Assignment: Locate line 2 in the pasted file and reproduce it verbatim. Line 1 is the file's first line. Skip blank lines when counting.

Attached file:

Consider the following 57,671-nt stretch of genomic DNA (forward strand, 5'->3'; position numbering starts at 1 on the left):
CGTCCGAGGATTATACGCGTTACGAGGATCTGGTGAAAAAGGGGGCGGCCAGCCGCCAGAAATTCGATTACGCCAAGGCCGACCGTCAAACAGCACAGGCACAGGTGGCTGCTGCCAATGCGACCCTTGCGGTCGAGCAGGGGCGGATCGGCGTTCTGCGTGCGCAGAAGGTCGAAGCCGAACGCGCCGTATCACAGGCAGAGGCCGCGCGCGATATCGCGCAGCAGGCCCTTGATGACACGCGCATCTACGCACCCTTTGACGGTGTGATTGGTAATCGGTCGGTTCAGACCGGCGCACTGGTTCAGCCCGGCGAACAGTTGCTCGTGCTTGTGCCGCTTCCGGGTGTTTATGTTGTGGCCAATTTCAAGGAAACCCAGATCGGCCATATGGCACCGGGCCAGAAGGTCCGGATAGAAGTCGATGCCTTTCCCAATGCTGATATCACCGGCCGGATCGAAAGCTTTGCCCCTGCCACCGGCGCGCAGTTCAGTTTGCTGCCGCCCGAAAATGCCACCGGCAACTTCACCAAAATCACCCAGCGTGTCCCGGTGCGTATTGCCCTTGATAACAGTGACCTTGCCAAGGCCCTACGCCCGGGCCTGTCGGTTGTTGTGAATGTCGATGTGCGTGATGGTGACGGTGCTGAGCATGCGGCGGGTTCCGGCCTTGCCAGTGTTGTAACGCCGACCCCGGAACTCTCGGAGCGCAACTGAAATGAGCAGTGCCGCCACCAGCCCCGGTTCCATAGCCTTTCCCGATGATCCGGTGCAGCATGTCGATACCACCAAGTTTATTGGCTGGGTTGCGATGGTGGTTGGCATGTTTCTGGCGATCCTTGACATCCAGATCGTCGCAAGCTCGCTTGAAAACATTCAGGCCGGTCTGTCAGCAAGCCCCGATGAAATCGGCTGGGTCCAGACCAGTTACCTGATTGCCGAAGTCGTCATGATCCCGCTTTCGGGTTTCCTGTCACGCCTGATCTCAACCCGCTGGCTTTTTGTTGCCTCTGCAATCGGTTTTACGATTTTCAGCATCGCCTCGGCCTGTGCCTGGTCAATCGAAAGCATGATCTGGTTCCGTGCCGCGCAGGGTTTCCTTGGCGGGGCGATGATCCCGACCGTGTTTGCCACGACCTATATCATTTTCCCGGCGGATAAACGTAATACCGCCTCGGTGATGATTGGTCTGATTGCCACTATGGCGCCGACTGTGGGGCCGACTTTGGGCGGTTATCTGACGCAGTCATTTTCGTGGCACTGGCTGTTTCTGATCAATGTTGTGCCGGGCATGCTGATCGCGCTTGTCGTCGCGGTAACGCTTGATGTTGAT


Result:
CGTCCGAGGATTATACGCGTTACGAGGATCTGGTGAAAAAGGGGGCGGCCAGCCGCCAGAAATTCGATTACGCCAAGGCCGACCGTCAAACAGCACAGGCACAGGTGGCTGCTGCCAATGCGACCCTTGCGGTCGAGCAGGGGCGGATCGGCGTTCTGCGTGCGCAGAAGGTCGAAGCCGAACGCGCCGTATCACAGGCAGAGGCCGCGCGCGATATCGCGCAGCAGGCCCTTGATGACACGCGCATCTACGCACCCTTTGACGGTGTGATTGGTAATCGGTCGGTTCAGACCGGCGCACTGGTTCAGCCCGGCGAACAGTTGCTCGTGCTTGTGCCGCTTCCGGGTGTTTATGTTGTGGCCAATTTCAAGGAAACCCAGATCGGCCATATGGCACCGGGCCAGAAGGTCCGGATAGAAGTCGATGCCTTTCCCAATGCTGATATCACCGGCCGGATCGAAAGCTTTGCCCCTGCCACCGGCGCGCAGTTCAGTTTGCTGCCGCCCGAAAATGCCACCGGCAACTTCACCAAAATCACCCAGCGTGTCCCGGTGCGTATTGCCCTTGATAACAGTGACCTTGCCAAGGCCCTACGCCCGGGCCTGTCGGTTGTTGTGAATGTCGATGTGCGTGATGGTGACGGTGCTGAGCATGCGGCGGGTTCCGGCCTTGCCAGTGTTGTAACGCCGACCCCGGAACTCTCGGAGCGCAACTGAAATGAGCAGTGCCGCCACCAGCCCCGGTTCCATAGCCTTTCCCGATGATCCGGTGCAGCATGTCGATACCACCAAGTTTATTGGCTGGGTTGCGATGGTGGTTGGCATGTTTCTGGCGATCCTTGACATCCAGATCGTCGCAAGCTCGCTTGAAAACATTCAGGCCGGTCTGTCAGCAAGCCCCGATGAAATCGGCTGGGTCCAGACCAGTTACCTGATTGCCGAAGTCGTCATGATCCCGCTTTCGGGTTTCCTGTCACGCCTGATCTCAACCCGCTGGCTTTTTGTTGCCTCTGCAATCGGTTTTACGATTTTCAGCATCGCCTCGGCCTGTGCCTGGTCAATCGAAAGCATGATCTGGTTCCGTGCCGCGCAGGGTTTCCTTGGCGGGGCGATGATCCCGACCGTGTTTGCCACGACCTATATCATTTTCCCGGCGGATAAACGTAATACCGCCTCGGTGATGATTGGTCTGATTGCCACTATGGCGCCGACTGTGGGGCCGACTTTGGGCGGTTATCTGACGCAGTCATTTTCGTGGCACTGGCTGTTTCTGATCAATGTTGTGCCGGGCATGCTGATCGCGCTTGTCGTCGCGGTAACGCTTGATGTTGAT